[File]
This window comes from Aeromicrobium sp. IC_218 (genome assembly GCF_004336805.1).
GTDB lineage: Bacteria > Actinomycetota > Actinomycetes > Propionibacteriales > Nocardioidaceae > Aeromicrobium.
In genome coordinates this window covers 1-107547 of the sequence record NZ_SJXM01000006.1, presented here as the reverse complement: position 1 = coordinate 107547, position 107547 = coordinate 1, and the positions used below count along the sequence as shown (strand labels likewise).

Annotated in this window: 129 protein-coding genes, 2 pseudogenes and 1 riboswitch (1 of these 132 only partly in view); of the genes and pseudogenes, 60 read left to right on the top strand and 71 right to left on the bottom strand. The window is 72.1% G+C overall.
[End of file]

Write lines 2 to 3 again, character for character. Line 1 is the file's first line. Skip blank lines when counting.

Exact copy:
GTDB lineage: Bacteria > Actinomycetota > Actinomycetes > Propionibacteriales > Nocardioidaceae > Aeromicrobium.
In genome coordinates this window covers 1-107547 of the sequence record NZ_SJXM01000006.1, presented here as the reverse complement: position 1 = coordinate 107547, position 107547 = coordinate 1, and the positions used below count along the sequence as shown (strand labels likewise).